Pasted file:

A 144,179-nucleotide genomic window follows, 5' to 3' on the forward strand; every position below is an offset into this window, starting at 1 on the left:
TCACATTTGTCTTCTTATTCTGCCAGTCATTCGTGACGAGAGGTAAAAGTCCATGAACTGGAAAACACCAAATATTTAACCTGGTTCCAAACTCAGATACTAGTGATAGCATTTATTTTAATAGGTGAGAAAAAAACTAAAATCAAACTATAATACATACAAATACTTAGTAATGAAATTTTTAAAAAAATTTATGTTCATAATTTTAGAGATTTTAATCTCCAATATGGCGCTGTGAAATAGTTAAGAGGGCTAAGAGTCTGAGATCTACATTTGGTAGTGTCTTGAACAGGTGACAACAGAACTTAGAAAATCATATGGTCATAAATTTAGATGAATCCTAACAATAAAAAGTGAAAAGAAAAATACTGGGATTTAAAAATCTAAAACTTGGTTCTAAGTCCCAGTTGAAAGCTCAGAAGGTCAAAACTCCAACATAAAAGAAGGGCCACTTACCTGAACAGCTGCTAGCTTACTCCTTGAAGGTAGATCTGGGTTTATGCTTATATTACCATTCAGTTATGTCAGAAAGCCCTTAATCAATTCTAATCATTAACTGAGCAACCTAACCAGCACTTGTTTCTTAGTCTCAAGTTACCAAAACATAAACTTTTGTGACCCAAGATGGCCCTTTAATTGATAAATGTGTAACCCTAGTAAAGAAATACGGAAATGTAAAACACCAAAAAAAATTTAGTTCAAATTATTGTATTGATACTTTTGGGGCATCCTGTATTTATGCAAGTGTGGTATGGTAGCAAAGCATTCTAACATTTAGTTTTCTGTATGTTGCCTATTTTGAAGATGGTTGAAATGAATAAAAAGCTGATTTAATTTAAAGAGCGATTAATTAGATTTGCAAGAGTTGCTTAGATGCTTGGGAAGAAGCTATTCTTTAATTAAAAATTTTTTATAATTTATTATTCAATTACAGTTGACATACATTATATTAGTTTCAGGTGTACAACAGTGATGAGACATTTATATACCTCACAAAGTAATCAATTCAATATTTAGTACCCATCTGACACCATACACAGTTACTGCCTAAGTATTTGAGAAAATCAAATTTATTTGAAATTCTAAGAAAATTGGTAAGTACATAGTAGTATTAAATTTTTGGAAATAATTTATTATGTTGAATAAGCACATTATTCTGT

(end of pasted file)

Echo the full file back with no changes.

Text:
A 144,179-nucleotide genomic window follows, 5' to 3' on the forward strand; every position below is an offset into this window, starting at 1 on the left:
TCACATTTGTCTTCTTATTCTGCCAGTCATTCGTGACGAGAGGTAAAAGTCCATGAACTGGAAAACACCAAATATTTAACCTGGTTCCAAACTCAGATACTAGTGATAGCATTTATTTTAATAGGTGAGAAAAAAACTAAAATCAAACTATAATACATACAAATACTTAGTAATGAAATTTTTAAAAAAATTTATGTTCATAATTTTAGAGATTTTAATCTCCAATATGGCGCTGTGAAATAGTTAAGAGGGCTAAGAGTCTGAGATCTACATTTGGTAGTGTCTTGAACAGGTGACAACAGAACTTAGAAAATCATATGGTCATAAATTTAGATGAATCCTAACAATAAAAAGTGAAAAGAAAAATACTGGGATTTAAAAATCTAAAACTTGGTTCTAAGTCCCAGTTGAAAGCTCAGAAGGTCAAAACTCCAACATAAAAGAAGGGCCACTTACCTGAACAGCTGCTAGCTTACTCCTTGAAGGTAGATCTGGGTTTATGCTTATATTACCATTCAGTTATGTCAGAAAGCCCTTAATCAATTCTAATCATTAACTGAGCAACCTAACCAGCACTTGTTTCTTAGTCTCAAGTTACCAAAACATAAACTTTTGTGACCCAAGATGGCCCTTTAATTGATAAATGTGTAACCCTAGTAAAGAAATACGGAAATGTAAAACACCAAAAAAAATTTAGTTCAAATTATTGTATTGATACTTTTGGGGCATCCTGTATTTATGCAAGTGTGGTATGGTAGCAAAGCATTCTAACATTTAGTTTTCTGTATGTTGCCTATTTTGAAGATGGTTGAAATGAATAAAAAGCTGATTTAATTTAAAGAGCGATTAATTAGATTTGCAAGAGTTGCTTAGATGCTTGGGAAGAAGCTATTCTTTAATTAAAAATTTTTTATAATTTATTATTCAATTACAGTTGACATACATTATATTAGTTTCAGGTGTACAACAGTGATGAGACATTTATATACCTCACAAAGTAATCAATTCAATATTTAGTACCCATCTGACACCATACACAGTTACTGCCTAAGTATTTGAGAAAATCAAATTTATTTGAAATTCTAAGAAAATTGGTAAGTACATAGTAGTATTAAATTTTTGGAAATAATTTATTATGTTGAATAAGCACATTATTCTGT